It’s a balance, of course, and companies are trying to stay afloat. There will be many businesses, including some B Corps, facing serious cash flow issues at the moment and trying to grapple with ways to adapt their business models to the current market. There will be difficult and uncomfortable decisions to make, but it is the approach taken to these decisions, the priorities for cost savings and how stakeholders are considered, which is important. This crisis will be a test. In many cases, it will identify those that authentically commit to a positive purpose, as against those that just market themselves as being purposeful.
There are great examples of businesses stepping up to support those affected by the pandemic. Unilever partnered with DfID on a COVID-19 handwashing campaign targeting a billion people worldwide, providing £50 million of funding and millions of hygiene products in the developing world. Unilever also joined a consortium with businesses from the aerospace, automotive and medical industries to take orders from government for the manufacture of ventilators for UK hospitals. Among other global initiatives, InterContinental Hotels Group has provided accommodation at a substantially discounted rate for rough sleepers in London to self-isolate, as part of an initiative involving the Mayor of London. The Body Shop, a certified B Corporation, has donated over a million units of product to healthcare workers and community organisations. And there are examples of collaboration overcoming longstanding rivalry, such as Apple and Google working together on COVID-19 contact tracing technology.
These examples are naturally high profile due to the global scale of these businesses, but there are a multitude of examples of such purposeful behaviour at all scales of business. By pivoting to respond to the pandemic, these businesses are putting solving one of society’s most urgent problems at the centre of their activity. But what happens when the pandemic is over? And what if the new normal were for companies to take a stakeholder approach?
Bates Wells has published a draft Company Purpose (Amendment) Bill, which aims to displace the doctrine of ‘shareholder primacy’ as the guiding principle of boardroom decision-making. The Bill would replace section 172 of the Companies Act 2006, which currently sets out that the default purpose of companies is to benefit their shareholders, with a mandatory ‘triple bottom line’ purpose and approach for all companies. The Bill would also introduce a requirement for all companies to produce an annual impact report, disclosing meaningful impacts on society and the environment. Where a company is subject to audit, so too would be its impact report.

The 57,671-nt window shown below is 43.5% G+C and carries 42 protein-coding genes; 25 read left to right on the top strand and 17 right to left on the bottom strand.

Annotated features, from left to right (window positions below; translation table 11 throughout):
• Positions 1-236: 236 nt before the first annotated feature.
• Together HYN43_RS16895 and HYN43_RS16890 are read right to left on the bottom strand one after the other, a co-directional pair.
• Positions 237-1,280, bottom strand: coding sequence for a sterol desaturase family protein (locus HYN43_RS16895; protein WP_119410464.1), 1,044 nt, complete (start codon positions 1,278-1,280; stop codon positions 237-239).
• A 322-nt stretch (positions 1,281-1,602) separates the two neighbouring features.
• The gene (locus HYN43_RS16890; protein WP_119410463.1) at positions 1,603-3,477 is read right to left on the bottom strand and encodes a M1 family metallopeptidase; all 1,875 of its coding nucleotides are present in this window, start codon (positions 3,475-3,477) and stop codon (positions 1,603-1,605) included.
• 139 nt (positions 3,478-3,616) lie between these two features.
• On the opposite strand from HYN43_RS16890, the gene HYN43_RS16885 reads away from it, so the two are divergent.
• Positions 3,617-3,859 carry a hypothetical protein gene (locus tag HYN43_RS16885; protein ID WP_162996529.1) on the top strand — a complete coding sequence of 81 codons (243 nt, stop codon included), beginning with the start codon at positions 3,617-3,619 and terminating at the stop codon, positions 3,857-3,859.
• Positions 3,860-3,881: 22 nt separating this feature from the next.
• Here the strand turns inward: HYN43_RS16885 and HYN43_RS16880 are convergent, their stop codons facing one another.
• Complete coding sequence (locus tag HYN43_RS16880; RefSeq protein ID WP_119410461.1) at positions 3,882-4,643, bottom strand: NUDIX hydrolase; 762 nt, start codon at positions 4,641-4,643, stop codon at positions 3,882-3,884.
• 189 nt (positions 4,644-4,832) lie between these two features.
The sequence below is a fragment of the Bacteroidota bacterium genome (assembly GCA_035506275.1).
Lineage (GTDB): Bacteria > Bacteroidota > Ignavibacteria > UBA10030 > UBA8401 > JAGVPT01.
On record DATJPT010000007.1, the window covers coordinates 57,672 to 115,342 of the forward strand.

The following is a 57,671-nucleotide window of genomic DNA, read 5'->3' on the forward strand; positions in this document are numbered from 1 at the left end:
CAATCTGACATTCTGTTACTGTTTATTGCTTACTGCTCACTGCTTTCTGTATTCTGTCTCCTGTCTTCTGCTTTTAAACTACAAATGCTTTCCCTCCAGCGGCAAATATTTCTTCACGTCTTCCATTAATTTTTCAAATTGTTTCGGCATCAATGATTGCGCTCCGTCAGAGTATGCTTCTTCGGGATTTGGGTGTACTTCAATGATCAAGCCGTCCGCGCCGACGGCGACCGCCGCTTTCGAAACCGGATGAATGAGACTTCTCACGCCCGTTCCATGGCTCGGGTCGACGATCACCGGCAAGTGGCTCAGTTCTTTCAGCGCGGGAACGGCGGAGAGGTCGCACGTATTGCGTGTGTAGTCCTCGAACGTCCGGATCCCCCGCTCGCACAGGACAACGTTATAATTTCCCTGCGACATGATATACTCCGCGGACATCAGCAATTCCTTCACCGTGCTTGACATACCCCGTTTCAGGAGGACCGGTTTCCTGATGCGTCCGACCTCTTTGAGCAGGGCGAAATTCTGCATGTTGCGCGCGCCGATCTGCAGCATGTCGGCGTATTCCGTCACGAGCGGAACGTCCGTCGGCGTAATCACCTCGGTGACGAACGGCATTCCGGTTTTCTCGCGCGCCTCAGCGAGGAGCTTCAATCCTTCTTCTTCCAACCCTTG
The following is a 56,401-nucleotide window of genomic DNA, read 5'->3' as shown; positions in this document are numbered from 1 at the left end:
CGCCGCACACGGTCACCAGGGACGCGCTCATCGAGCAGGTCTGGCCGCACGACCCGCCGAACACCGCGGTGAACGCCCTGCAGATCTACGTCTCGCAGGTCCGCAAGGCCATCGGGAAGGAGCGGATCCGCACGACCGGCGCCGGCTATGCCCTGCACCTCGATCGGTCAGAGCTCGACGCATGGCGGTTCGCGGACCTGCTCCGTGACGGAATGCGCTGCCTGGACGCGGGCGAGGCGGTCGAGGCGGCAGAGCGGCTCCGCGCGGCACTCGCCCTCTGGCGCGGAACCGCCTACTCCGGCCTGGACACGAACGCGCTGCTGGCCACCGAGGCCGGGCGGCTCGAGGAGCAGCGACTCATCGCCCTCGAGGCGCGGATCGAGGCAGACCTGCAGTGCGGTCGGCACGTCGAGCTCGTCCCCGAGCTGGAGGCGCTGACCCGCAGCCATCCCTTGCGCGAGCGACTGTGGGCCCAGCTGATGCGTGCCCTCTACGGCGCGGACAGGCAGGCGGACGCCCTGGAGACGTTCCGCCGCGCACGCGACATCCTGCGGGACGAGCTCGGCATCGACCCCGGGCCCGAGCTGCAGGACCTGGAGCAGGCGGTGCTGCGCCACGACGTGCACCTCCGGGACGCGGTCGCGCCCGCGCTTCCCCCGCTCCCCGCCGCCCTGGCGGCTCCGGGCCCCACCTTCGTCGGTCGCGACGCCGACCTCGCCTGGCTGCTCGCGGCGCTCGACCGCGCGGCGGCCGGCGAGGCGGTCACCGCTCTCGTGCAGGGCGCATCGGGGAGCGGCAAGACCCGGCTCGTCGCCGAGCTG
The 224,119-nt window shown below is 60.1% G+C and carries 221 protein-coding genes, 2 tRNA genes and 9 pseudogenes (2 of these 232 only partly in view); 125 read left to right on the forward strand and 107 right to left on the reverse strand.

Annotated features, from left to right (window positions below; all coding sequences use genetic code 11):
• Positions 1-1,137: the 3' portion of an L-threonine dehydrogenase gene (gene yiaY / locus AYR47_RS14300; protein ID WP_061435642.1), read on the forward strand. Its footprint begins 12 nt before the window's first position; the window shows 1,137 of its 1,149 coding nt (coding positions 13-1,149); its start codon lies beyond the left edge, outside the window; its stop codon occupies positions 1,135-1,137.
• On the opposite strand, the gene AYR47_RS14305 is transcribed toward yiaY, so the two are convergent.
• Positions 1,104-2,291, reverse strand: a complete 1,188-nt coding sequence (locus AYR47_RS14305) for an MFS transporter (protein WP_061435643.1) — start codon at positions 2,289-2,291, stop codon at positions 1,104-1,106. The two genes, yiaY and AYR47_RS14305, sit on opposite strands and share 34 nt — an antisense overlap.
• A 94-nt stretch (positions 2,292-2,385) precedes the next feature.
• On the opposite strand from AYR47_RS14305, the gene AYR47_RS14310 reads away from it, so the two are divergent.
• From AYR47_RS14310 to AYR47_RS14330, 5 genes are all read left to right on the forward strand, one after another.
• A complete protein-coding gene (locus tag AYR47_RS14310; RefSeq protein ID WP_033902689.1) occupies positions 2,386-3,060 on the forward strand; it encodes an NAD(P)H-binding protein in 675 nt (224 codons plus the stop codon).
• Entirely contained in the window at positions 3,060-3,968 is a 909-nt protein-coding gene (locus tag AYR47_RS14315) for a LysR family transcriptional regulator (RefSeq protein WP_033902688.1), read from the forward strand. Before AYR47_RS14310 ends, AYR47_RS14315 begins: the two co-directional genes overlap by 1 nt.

This approach reflects the model of purpose adopted by businesses that certify as B Corporations (as Bates Wells has done), but the proposed legislation would set a new baseline for all companies and could help provide a foundation for a more sustainable economy. In addition, mandated impact reporting may provide greater transparency for investors, to understand the true costs of a company’s operations and associated risks. The Bill is supported by a range of businesses, business leaders and academics, and Bates Wells is calling upon others to join the campaign and show their support.
In conclusion, the pandemic has shown us the speed with which businesses can pivot to put solving society’s problems at the centre of their efforts. We know that society’s expectations for the role of business have changed significantly in recent years, amplified by the pandemic and the shifting priorities of generations. And, notwithstanding the possibility of company law reform to shape corporate purpose, there already exists a number of well-tested blueprints for purposeful business. At Bates Wells, we have helped many businesses to adopt and live out their purpose-beyond-profit. We hope that many more will now be inspired to embed purpose, in order to build a post-pandemic economy that delivers real value for people and planet.
 Accessed from bcorporation.net on 2 July 2020.
 For more, What does purpose look like in a crisis?, The Blueprint Blog, 26 March 2020; and It’s Time To Support Truly Purpose-Driven Brands Who Exemplify True Leadership Amidst This Coronavirus Pandemic: Here’s A Starter List, Forbes, 18 April 2020.
This information is necessarily of a general nature and doesn’t constitute legal advice. This is not a substitute for formal legal advice, given in the context of full information under an engagement with Bates Wells.
All content on this page is correct as of July 6, 2020.